Epilepsy, a neurological disorder, is a hereditary health problem and a new study states that taking epilepsy drugs during pregnancy may affect a child's performance in school. In view of the long-term risks involved, moms-to-be need to be fully informed about the treatment.
Researchers, however, said that the treatment should be weighed against the need for effective seizure control during pregnancy. Women who suffer from epilepsy are advised to continue taking the drugs to control seizures during pregnancy because convulsions can harm both the unborn child and the mother.
"While this study highlights the risk of cognitive effects in the children of mothers prescribed sodium valproate or multiple (anti-epilepsy drugs), it is important to acknowledge that some epilepsies are difficult to manage without these treatment regimens," said Mark Rees from Swansea University in the UK as quoted in PTI.
Studies show that epilepsy drugs such as sodium valproate taken during pregnancy are linked with neurodevelopmental disorders’, but few of the studies have been based on real-life population circumstances (population data). Also Read: Just Take a walk in the park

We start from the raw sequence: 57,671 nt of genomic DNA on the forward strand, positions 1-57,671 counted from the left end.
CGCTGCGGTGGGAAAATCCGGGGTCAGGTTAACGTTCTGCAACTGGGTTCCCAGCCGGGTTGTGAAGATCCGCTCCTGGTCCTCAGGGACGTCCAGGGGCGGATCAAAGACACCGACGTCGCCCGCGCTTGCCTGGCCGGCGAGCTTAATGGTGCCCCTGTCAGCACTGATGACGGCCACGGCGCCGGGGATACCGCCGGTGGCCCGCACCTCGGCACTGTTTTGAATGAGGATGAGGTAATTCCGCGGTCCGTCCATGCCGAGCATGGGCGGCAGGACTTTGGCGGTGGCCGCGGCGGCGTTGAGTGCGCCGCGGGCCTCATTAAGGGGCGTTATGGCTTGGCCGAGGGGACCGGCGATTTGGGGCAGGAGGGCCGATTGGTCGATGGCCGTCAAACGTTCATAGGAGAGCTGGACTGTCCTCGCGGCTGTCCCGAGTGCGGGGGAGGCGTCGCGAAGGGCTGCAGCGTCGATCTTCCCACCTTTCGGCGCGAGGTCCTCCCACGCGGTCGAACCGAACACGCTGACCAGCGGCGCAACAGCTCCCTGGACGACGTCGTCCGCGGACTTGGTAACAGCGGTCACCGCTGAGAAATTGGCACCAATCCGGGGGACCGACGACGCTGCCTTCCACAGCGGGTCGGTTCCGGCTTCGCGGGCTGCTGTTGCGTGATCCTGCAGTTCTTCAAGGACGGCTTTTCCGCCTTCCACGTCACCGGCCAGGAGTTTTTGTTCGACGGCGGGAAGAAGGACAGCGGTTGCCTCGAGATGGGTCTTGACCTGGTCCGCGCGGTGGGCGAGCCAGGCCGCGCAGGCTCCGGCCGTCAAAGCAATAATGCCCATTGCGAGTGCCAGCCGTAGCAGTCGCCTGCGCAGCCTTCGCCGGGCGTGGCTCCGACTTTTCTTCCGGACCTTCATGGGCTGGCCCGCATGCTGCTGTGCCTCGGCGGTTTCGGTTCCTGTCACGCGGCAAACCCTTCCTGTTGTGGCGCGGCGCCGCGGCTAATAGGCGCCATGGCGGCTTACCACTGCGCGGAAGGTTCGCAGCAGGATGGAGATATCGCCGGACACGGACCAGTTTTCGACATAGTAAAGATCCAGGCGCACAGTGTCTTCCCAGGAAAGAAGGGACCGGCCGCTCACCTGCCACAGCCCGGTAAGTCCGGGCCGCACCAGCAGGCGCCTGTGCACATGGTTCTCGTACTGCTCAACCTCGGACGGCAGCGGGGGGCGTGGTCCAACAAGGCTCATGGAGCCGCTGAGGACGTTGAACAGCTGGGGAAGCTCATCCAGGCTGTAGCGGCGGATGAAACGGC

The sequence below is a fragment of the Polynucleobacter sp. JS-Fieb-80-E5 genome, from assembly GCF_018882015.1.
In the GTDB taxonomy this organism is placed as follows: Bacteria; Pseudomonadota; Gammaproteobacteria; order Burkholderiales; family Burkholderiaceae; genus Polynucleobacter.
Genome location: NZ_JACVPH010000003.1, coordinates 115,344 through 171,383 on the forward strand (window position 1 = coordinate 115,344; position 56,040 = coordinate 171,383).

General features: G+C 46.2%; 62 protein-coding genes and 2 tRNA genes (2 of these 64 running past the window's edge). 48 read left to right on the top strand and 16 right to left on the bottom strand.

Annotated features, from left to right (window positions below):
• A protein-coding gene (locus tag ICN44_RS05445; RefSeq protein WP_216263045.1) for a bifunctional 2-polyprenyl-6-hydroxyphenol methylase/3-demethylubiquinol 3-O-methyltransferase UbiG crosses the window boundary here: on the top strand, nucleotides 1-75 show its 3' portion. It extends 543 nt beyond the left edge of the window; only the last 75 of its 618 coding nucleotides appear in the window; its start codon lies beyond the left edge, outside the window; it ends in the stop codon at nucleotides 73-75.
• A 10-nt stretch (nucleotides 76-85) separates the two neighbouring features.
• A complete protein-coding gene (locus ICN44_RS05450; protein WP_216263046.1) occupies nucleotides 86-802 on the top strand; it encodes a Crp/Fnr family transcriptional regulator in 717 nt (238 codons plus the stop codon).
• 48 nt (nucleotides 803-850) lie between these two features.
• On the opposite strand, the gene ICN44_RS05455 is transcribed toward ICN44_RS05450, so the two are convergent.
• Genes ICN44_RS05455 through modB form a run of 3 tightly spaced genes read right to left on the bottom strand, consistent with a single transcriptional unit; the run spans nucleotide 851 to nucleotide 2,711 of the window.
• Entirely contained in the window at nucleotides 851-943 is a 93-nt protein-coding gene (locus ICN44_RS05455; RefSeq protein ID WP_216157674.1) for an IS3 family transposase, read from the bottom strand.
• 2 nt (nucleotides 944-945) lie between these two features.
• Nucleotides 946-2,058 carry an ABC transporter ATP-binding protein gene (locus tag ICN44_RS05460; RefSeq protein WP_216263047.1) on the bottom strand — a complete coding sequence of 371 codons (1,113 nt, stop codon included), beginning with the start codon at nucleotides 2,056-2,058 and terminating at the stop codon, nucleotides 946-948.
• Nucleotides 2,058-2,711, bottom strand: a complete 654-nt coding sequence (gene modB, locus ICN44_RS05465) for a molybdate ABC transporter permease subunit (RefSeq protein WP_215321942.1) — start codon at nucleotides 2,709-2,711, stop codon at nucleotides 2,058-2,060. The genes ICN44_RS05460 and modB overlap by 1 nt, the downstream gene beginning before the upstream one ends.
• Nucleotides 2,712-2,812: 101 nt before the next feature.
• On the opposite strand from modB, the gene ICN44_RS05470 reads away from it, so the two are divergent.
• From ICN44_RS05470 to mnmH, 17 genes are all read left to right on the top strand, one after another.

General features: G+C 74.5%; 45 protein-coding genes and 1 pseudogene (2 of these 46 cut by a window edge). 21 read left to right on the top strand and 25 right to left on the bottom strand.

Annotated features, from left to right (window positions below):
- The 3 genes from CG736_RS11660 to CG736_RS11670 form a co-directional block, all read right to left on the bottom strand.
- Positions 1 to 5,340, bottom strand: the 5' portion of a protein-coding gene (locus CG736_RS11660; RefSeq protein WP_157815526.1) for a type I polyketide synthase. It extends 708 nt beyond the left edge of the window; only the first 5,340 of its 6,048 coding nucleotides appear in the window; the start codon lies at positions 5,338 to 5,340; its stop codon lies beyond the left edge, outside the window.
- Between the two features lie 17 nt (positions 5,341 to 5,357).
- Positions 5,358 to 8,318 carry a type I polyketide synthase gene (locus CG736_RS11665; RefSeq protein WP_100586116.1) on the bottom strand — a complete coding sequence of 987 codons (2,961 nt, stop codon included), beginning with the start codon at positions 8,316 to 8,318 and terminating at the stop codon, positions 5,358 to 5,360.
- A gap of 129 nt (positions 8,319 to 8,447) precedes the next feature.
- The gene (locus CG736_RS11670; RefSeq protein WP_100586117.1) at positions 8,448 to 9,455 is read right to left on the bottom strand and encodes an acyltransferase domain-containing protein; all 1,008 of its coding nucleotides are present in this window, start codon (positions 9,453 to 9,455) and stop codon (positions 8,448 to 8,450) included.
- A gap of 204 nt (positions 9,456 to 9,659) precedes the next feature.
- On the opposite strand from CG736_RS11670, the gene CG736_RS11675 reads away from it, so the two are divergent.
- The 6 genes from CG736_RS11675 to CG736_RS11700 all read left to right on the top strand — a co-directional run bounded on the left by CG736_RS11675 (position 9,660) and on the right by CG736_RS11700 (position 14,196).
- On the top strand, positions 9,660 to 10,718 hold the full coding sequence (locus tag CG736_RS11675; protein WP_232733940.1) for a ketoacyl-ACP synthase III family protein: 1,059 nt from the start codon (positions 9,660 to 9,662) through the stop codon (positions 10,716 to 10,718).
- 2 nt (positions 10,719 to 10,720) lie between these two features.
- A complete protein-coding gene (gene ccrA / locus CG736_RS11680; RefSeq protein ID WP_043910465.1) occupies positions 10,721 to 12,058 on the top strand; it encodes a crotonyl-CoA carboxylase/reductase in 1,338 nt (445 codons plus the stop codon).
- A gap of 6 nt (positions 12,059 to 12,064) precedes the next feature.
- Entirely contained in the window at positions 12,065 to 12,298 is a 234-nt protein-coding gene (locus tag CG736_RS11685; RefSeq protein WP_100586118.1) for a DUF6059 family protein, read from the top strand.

The new study was published in the Journal of Neurology Neurosurgery & Psychiatry.
People with epilepsy suffer recurrent seizures owing to a sudden wave of electrical activity in the brain that triggers a temporary disturbance in the messaging systems between brain cells.
What are the symptoms of Epilepsy?
The main symptom is intermittent seizures and convulsions. However, there are more. The person should be shown to a medical expert and given proper treatment to control the seizures.
Here are 10 most common symptoms of Epilepsy
1 Repeated seizures: Epilepsy is a neurological disorder accompanied by repeated seizures. The person suffers convulsion with no sign of fever.
2 Dazed and Unresponsive: The person becomes dazed and unresponsive to questions and suffers short spells of blackouts.
3 Stiffness of the body: As convulsion continues, the body becomes stiff and unable to move.
4 Loses control over bladder: The person loses bowel control and loses all control of his body.
5 Person suffers intermittent fainting spells and suddenly falls.
6 There is quick blinking of the eyes and sudden bouts of chewing as the person loses control over his body movements
7 The person starts behaving in an inappropriate manner and becomes fearful for no apparent reason.
8 Panic and anger often grips the person and he or she suffers jerking movements.
9 Owing to the above symptoms, the person is unable to communicate
10 There are changes in the voice of the person. The person may produce strange cries.